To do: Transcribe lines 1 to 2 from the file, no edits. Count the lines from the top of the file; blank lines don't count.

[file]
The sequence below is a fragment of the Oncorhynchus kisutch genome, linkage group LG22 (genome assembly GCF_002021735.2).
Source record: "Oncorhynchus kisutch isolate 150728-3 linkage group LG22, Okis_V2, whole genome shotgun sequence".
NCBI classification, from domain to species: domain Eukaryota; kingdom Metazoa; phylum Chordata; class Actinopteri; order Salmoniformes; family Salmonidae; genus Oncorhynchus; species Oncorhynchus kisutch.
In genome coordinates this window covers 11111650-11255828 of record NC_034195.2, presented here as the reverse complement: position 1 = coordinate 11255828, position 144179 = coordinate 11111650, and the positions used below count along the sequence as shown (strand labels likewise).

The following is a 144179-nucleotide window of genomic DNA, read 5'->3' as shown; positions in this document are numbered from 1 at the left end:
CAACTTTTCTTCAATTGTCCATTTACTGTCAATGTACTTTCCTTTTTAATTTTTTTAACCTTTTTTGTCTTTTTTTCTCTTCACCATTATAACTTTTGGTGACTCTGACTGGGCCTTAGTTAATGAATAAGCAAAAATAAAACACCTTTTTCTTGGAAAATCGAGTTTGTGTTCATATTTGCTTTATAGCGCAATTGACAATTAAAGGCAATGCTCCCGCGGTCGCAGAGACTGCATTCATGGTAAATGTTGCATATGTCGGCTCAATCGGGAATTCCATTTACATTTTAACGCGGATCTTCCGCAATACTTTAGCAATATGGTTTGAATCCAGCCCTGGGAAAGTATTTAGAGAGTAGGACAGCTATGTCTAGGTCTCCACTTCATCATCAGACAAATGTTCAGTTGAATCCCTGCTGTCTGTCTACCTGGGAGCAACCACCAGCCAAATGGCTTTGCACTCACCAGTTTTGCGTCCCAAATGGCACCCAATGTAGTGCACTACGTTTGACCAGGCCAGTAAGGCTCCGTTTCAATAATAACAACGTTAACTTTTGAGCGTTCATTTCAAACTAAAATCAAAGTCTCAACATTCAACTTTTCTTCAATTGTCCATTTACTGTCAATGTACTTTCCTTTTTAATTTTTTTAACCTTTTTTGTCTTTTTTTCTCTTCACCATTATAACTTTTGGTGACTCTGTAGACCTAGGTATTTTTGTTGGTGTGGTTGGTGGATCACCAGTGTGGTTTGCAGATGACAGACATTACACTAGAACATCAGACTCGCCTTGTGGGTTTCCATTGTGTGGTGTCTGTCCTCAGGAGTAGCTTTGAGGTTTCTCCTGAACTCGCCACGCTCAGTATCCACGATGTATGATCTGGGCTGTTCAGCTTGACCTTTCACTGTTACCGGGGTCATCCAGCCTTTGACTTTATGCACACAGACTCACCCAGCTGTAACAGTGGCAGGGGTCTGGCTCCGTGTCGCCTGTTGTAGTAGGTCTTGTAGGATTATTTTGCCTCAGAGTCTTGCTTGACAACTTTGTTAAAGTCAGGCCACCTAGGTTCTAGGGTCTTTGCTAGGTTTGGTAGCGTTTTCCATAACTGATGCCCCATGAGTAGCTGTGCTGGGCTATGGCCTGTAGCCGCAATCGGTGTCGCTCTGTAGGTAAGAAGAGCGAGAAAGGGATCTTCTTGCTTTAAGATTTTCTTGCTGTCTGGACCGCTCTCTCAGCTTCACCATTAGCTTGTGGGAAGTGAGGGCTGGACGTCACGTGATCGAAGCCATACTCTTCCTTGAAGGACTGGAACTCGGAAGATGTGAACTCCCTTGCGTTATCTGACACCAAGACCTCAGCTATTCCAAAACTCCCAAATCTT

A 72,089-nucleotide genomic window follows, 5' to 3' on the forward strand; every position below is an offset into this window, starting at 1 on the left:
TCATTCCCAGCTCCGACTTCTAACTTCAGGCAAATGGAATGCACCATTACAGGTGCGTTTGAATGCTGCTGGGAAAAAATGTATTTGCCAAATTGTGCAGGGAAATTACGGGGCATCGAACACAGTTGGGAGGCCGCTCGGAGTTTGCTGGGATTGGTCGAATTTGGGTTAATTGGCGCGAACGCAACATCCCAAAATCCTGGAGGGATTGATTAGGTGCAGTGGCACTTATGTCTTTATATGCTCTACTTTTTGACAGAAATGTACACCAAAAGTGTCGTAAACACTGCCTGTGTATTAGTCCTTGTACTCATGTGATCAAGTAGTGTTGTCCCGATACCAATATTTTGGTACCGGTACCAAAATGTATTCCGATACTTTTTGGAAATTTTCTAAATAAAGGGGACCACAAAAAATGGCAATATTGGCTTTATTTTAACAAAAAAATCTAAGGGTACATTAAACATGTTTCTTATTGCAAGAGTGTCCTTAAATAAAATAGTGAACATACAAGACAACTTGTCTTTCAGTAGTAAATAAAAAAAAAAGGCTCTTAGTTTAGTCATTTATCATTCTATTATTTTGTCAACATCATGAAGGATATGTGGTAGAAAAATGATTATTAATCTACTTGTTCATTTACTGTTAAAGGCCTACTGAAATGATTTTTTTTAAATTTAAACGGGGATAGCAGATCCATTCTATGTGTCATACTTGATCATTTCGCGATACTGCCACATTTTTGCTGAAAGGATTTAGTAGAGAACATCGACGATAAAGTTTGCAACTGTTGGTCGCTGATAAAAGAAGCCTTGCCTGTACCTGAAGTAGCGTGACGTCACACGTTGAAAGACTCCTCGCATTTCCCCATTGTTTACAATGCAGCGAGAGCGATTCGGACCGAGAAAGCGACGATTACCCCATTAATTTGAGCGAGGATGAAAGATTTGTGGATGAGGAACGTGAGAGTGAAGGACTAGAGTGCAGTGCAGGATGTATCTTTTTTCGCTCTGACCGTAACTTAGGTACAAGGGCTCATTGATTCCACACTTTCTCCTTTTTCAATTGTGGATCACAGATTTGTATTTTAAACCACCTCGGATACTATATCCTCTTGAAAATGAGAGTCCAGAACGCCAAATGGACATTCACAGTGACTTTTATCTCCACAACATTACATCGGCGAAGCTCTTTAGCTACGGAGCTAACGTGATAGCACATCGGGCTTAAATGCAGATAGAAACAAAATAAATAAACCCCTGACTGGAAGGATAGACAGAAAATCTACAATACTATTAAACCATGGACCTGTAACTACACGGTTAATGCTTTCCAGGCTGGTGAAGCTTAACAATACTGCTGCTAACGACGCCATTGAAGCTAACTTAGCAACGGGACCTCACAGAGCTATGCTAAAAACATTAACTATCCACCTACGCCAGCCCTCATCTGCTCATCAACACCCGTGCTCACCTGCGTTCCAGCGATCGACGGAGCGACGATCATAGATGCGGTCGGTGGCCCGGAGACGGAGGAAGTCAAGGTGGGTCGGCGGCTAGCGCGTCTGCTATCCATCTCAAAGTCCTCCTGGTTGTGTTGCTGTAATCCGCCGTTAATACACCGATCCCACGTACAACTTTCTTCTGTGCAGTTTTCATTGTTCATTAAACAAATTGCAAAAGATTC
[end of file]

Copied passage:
The sequence below is a fragment of the Oncorhynchus kisutch genome, linkage group LG22 (genome assembly GCF_002021735.2).
Source record: "Oncorhynchus kisutch isolate 150728-3 linkage group LG22, Okis_V2, whole genome shotgun sequence".